Fact and fiction envelopes the invention of the latch needle in a similar manner to that of the bearded needle. Pierre Jeandeau patented the first latch needle (also known as the tumbler needle) in 1806 but there is no evidence of its practical use.There is also no evidence that the pivoting of a broken pocket knife blade led to the development of the latch spoon.
The latch needle has nine main features (Fig. A):
1 The hook, which draws and retains the new loop.
2 The slot or saw cut, which receives the latch-blade (not illustrated).
3 The cheeks or slot walls, which are either punched or riveted to fulcrum the latch blade (not illustrated).
4 The rivet, which may be plain or threaded.This has been dispensed with on most plate metal needles, by pinching in the slot walls to retain the latch blade.
5 The latch-blade, which locates the latch in the needle.
6 The latch spoon, which is an extension of the blade, and bridges the gap between the hook and the stem covering the hook when closed, as shown in broken lines.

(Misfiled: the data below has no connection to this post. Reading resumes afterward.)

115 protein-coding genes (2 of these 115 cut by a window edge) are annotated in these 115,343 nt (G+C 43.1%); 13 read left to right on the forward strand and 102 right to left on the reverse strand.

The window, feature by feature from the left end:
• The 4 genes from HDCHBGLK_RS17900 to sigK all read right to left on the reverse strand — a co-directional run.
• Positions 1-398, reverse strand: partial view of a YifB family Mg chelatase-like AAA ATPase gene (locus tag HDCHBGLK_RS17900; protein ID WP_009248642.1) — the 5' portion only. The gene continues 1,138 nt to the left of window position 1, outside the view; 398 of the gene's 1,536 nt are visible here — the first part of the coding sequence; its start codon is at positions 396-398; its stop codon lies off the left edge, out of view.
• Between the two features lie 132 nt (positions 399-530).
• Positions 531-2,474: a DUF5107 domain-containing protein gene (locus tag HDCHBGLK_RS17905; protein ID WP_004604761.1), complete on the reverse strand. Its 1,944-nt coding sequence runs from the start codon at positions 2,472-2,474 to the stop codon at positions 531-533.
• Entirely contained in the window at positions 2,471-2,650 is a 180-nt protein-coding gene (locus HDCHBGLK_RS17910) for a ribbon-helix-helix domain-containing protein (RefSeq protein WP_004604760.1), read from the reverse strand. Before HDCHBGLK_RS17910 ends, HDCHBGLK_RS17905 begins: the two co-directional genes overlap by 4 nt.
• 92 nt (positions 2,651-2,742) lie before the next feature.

7 The stem, which carries the loop in the clearing or rest position.
8 The butt, which enables the needle to be reciprocated when contacted by cam profiles on either side of it, forming a track. Double-ended purl type needles have a hook at each end; whilst one hook knits, the inactive hook is controlled as a butt by a cam-reciprocated element called a slider.
9 The tail, which is an extension below the butt, giving additional support to the needle and keeping the needle in its trick.
|Fig.A. Main features of the latch needle.|